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Rogue Sounds

It’s said that we never really leave high school. For music critics of a certain age, that can be a problem, as they endlessly pine for the fading sounds of their fading youth. For my certain age, however, it bring the extra complication that music was something very different when

Writing about music has never exactly been straightforward. But it’s definitely getting harder to write about Americana. The genre is oversaturated, and so full of both modern and traditional conventions, that a lot of it just blends together. I can’t really say that about King Roy Wing, and their new

On the surface, drawing a clean line between the music of Intuitive Compass, and the solo work of guitar player Jason Dea West is a bit thorny. The warble of his distinctive voice and his deft finger-style attack on the resonator are the band’s Titanic-sized anchor, and that one-two punch

Ashland folksters The Brothers Reed launched several years ago as a leaner, more frequently bookable vehicle for brothers Aaron and Phil Reed’s songs than their nitro-charged bar band, Bucklerash. As an acoustic duo, they could play virtually anywhere, regardless of noise constraints or whether the rhythm section was available. The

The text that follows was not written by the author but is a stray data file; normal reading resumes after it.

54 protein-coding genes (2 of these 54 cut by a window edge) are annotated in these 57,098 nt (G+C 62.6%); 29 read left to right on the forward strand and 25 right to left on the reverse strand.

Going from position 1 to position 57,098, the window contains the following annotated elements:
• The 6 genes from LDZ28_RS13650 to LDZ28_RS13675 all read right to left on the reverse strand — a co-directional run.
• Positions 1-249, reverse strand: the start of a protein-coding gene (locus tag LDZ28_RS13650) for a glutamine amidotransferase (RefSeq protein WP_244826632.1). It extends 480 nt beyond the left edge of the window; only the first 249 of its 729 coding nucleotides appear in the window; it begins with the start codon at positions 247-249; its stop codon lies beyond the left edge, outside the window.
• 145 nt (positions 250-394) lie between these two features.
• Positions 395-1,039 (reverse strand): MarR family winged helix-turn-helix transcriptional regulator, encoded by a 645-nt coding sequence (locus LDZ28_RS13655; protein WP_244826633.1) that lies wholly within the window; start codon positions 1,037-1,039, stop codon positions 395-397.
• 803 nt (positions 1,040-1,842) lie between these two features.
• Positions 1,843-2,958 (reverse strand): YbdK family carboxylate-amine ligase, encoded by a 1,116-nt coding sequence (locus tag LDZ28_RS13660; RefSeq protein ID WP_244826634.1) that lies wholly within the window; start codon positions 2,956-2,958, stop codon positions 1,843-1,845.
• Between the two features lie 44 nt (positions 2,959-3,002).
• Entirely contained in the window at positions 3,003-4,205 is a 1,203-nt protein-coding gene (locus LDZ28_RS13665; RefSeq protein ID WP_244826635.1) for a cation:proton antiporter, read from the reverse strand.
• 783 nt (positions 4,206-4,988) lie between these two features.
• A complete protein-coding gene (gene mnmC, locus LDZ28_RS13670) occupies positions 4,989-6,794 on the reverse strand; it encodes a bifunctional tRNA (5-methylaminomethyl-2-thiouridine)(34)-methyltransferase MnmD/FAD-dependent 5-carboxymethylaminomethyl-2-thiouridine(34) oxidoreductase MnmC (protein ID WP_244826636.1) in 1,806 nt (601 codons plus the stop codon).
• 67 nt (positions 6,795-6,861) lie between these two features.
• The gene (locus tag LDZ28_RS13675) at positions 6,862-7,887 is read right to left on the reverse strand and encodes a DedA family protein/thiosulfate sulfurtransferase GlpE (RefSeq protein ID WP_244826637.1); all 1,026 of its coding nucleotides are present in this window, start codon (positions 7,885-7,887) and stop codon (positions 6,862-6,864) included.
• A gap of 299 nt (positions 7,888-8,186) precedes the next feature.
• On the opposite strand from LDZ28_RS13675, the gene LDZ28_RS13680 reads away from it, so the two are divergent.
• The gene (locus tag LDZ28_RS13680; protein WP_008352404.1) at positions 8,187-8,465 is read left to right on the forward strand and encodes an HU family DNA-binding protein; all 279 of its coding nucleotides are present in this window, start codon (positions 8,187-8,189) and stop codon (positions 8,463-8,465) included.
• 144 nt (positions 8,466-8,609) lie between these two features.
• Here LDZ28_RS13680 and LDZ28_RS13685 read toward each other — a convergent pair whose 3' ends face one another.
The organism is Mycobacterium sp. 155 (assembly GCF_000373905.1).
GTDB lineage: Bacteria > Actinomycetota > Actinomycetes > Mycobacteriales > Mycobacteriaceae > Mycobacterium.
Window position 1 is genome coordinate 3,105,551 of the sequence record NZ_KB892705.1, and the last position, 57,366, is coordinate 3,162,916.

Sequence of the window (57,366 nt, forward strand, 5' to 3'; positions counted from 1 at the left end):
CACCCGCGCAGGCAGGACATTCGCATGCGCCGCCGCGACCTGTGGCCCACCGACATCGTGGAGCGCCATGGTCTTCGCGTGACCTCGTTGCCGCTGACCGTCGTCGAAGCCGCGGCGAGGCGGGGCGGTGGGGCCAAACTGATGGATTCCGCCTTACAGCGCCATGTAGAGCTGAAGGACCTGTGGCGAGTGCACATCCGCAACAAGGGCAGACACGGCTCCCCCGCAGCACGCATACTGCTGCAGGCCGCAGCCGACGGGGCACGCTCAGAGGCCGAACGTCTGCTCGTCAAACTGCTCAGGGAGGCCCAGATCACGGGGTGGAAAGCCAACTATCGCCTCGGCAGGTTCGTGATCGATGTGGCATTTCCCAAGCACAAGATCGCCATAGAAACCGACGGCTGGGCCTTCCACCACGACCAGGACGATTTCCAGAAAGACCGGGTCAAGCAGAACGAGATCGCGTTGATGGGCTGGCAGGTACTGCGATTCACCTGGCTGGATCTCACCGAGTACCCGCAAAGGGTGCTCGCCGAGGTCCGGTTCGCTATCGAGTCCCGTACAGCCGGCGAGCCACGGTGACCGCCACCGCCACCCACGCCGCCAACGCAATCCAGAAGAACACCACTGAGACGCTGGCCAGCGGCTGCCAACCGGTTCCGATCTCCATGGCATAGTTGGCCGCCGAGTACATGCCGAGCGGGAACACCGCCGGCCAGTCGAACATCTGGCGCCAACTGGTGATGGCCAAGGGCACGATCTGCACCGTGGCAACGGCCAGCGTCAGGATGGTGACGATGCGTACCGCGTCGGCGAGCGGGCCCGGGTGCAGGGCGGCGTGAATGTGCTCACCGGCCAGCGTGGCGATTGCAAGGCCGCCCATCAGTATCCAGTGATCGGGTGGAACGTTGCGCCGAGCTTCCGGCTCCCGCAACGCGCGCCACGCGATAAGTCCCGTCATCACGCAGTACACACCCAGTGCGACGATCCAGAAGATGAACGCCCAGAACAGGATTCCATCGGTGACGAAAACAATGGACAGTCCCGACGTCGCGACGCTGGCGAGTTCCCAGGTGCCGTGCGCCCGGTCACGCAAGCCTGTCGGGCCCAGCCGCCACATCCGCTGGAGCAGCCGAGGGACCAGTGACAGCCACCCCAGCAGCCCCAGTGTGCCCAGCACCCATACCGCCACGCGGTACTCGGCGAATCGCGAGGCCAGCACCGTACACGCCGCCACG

Bands tend to release albums in two-year cycles. And a lot of Southern Oregon’s established acts had new releases in 2016, which made this year pretty thrilling. Almost everything that crossed the Rogue Sounds desk was something totally new, and much of it delivered. Here in no particular order were

There’s an old joke in Hollywood: How do you become a producer? You say, “I’m a producer.” It’s basically the same with indie music labels. Starting one requires little more than saying it exists and then behaving accordingly. But starting one, and running it well are different animals altogether. And

I fell in love with compilations when I was 17. My parents owned a small rental house, and one of the tenants that vacated it left behind a basket full of tapes and CDs. One of them was a compilation from Fat Wreck Chords, a small Bay Area record label.

Occasionally, I teach self-marketing workshops for musicians. The thing most folks that show up want to know is how to get press coverage. My top answer is always the same: “send out a press release.” Reporters are mavens and information-junkies, but we’re not omniscient. And if you’re not marketing your

  The first time I saw Kelvin Underwood perform was an experimental hip hop open mic in Ashland. Most of the other emcees played beats from their phones and lazily rhymed about weed. He came on stage with a massive Japanese taiko drum, and complex, polyrhythmic flows so sociopolitically savage

  Carly Rae Jepsen, the Canadian pop tart of “Call Me Maybe” fame, wrote more than 250 songs for her 2015 album, Emotion. That’s a pretty furious pace for someone that can’t even decide whether or not you should call her. Though he’s still a few songs short of  the